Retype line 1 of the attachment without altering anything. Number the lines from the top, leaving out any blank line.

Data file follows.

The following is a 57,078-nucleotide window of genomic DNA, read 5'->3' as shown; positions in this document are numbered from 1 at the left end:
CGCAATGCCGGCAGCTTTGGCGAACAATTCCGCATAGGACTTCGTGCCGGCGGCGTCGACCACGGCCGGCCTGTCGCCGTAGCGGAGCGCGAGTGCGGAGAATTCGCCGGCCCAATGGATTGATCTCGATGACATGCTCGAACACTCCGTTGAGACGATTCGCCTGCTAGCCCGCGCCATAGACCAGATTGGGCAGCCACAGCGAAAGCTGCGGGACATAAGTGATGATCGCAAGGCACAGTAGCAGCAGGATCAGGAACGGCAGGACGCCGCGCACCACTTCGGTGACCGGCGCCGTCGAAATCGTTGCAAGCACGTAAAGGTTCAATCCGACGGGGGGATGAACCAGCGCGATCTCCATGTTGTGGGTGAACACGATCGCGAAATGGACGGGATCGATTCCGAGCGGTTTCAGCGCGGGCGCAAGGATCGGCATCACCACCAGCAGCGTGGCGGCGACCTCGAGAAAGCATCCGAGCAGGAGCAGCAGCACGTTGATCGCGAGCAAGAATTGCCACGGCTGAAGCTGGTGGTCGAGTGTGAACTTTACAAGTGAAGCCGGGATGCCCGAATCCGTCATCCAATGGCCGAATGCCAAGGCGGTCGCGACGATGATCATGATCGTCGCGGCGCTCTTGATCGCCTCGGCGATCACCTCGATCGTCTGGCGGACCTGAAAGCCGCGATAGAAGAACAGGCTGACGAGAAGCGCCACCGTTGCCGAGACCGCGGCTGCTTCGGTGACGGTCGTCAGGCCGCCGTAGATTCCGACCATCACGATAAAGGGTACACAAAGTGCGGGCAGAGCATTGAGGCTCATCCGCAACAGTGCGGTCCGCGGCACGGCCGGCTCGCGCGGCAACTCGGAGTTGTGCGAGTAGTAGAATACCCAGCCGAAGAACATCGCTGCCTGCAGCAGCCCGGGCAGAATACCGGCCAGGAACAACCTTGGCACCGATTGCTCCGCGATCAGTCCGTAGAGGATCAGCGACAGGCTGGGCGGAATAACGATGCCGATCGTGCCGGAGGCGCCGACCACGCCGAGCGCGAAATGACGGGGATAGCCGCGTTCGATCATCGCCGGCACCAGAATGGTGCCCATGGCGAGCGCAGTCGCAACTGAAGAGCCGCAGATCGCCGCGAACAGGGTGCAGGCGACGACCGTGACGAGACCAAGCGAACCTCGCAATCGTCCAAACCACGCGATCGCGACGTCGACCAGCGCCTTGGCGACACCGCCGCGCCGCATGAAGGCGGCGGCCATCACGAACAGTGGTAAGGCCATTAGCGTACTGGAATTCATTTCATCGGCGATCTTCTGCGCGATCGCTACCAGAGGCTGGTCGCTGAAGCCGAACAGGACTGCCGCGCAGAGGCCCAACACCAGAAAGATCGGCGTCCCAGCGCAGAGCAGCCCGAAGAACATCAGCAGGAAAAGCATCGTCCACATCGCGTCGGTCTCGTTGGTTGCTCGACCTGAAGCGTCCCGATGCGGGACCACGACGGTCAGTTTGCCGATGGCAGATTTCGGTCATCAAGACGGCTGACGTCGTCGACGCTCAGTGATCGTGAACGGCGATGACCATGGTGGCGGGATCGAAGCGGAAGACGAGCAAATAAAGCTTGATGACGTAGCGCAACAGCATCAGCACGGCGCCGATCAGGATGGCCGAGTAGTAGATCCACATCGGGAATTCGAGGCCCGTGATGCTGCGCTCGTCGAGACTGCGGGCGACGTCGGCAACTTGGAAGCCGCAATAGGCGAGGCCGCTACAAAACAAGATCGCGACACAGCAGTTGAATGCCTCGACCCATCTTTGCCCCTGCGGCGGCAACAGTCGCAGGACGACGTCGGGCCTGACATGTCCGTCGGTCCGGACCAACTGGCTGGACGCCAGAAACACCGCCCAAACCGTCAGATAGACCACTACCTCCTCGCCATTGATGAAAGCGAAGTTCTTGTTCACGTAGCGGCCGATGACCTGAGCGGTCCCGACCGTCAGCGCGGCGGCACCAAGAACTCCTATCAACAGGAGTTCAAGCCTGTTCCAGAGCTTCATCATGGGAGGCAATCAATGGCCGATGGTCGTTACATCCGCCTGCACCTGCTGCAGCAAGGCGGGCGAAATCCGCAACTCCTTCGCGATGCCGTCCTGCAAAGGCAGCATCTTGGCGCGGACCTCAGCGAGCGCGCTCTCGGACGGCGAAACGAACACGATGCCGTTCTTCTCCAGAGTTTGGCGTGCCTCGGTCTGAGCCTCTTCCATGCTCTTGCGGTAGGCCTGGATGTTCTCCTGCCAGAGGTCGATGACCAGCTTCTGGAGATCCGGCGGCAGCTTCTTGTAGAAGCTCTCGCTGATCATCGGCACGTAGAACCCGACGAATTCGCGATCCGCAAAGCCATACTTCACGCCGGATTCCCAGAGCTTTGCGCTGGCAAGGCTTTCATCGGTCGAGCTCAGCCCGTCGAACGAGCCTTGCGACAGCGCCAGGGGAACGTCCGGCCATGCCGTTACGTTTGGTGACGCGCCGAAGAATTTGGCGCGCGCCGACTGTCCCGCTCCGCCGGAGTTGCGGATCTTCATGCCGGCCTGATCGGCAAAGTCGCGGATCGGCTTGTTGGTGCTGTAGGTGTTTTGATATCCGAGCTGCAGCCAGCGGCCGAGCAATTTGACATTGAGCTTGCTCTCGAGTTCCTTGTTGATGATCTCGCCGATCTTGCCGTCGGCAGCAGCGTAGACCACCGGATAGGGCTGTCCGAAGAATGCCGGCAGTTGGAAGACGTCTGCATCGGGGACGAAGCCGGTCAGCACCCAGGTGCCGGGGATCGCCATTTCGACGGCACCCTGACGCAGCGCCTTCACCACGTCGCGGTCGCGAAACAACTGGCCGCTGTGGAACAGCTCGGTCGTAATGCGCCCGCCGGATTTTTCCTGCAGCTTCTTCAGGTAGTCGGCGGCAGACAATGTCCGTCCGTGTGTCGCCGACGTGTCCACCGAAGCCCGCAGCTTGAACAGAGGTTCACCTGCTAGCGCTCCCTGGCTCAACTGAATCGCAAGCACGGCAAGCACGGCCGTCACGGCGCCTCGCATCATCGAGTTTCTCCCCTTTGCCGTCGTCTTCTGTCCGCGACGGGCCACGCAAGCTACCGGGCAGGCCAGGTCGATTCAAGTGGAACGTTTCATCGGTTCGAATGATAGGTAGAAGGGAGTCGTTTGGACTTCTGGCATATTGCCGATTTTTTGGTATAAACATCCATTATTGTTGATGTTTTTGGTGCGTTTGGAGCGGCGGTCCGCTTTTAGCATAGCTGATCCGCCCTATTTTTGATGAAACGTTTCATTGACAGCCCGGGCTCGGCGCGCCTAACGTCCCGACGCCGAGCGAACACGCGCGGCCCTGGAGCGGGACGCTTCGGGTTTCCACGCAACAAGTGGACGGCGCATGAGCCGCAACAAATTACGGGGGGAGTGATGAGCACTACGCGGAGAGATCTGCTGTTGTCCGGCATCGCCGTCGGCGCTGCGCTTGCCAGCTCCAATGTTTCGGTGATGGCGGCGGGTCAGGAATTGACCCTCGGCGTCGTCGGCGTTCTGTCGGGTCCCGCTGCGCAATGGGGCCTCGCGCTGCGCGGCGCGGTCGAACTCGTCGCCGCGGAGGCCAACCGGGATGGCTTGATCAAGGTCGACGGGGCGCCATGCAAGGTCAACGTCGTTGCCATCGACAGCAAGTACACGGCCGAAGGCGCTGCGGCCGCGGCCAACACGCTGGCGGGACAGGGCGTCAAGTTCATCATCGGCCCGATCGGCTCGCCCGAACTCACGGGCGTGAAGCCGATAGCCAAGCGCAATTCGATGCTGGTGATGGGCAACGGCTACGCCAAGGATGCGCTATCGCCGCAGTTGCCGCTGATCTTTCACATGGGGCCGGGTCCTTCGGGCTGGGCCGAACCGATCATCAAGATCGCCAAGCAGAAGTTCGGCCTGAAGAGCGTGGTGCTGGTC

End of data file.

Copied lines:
The following is a 57,078-nucleotide window of genomic DNA, read 5'->3' as shown; positions in this document are numbered from 1 at the left end: